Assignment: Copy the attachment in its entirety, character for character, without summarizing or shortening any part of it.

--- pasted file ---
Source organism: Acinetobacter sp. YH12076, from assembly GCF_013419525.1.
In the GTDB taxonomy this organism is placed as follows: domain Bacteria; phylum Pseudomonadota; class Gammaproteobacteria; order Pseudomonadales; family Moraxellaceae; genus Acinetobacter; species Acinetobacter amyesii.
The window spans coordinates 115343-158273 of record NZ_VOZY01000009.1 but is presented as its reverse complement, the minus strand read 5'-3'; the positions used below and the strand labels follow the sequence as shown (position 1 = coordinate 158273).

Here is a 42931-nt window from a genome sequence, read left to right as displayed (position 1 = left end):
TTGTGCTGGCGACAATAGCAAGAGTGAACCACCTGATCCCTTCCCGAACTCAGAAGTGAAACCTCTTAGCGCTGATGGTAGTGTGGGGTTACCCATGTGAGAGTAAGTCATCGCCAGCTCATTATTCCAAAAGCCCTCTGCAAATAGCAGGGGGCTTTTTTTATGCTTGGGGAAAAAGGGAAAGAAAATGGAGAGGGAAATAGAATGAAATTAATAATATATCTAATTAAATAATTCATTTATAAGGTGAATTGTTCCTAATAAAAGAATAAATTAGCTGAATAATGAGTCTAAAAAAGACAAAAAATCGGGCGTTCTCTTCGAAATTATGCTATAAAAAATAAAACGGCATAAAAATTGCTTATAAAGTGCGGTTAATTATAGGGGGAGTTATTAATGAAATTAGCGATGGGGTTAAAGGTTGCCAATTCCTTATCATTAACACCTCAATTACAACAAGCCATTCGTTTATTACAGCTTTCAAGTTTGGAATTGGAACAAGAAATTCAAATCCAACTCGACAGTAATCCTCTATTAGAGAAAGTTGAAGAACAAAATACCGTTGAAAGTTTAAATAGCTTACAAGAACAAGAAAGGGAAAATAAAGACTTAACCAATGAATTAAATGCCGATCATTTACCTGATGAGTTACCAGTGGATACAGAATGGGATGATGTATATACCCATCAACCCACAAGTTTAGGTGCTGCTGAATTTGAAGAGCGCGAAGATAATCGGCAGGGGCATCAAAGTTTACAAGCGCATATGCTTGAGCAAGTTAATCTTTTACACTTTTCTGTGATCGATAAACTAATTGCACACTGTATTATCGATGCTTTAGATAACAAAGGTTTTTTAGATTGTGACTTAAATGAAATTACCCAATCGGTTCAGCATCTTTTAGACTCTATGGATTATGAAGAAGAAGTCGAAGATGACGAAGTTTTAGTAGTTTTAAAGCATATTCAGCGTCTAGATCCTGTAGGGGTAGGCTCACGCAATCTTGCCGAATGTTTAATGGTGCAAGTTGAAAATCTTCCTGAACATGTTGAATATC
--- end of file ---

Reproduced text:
Source organism: Acinetobacter sp. YH12076, from assembly GCF_013419525.1.
In the GTDB taxonomy this organism is placed as follows: domain Bacteria; phylum Pseudomonadota; class Gammaproteobacteria; order Pseudomonadales; family Moraxellaceae; genus Acinetobacter; species Acinetobacter amyesii.
The window spans coordinates 115343-158273 of record NZ_VOZY01000009.1 but is presented as its reverse complement, the minus strand read 5'-3'; the positions used below and the strand labels follow the sequence as shown (position 1 = coordinate 158273).

Here is a 42931-nt window from a genome sequence, read left to right as displayed (position 1 = left end):
TTGTGCTGGCGACAATAGCAAGAGTGAACCACCTGATCCCTTCCCGAACTCAGAAGTGAAACCTCTTAGCGCTGATGGTAGTGTGGGGTTACCCATGTGAGAGTAAGTCATCGCCAGCTCATTATTCCAAAAGCCCTCTGCAAATAGCAGGGGGCTTTTTTTATGCTTGGGGAAAAAGGGAAAGAAAATGGAGAGGGAAATAGAATGAAATTAATAATATATCTAATTAAATAATTCATTTATAAGGTGAATTGTTCCTAATAAAAGAATAAATTAGCTGAATAATGAGTCTAAAAAAGACAAAAAATCGGGCGTTCTCTTCGAAATTATGCTATAAAAAATAAAACGGCATAAAAATTGCTTATAAAGTGCGGTTAATTATAGGGGGAGTTATTAATGAAATTAGCGATGGGGTTAAAGGTTGCCAATTCCTTATCATTAACACCTCAATTACAACAAGCCATTCGTTTATTACAGCTTTCAAGTTTGGAATTGGAACAAGAAATTCAAATCCAACTCGACAGTAATCCTCTATTAGAGAAAGTTGAAGAACAAAATACCGTTGAAAGTTTAAATAGCTTACAAGAACAAGAAAGGGAAAATAAAGACTTAACCAATGAATTAAATGCCGATCATTTACCTGATGAGTTACCAGTGGATACAGAATGGGATGATGTATATACCCATCAACCCACAAGTTTAGGTGCTGCTGAATTTGAAGAGCGCGAAGATAATCGGCAGGGGCATCAAAGTTTACAAGCGCATATGCTTGAGCAAGTTAATCTTTTACACTTTTCTGTGATCGATAAACTAATTGCACACTGTATTATCGATGCTTTAGATAACAAAGGTTTTTTAGATTGTGACTTAAATGAAATTACCCAATCGGTTCAGCATCTTTTAGACTCTATGGATTATGAAGAAGAAGTCGAAGATGACGAAGTTTTAGTAGTTTTAAAGCATATTCAGCGTCTAGATCCTGTAGGGGTAGGCTCACGCAATCTTGCCGAATGTTTAATGGTGCAAGTTGAAAATCTTCCTGAACATGTTGAATATC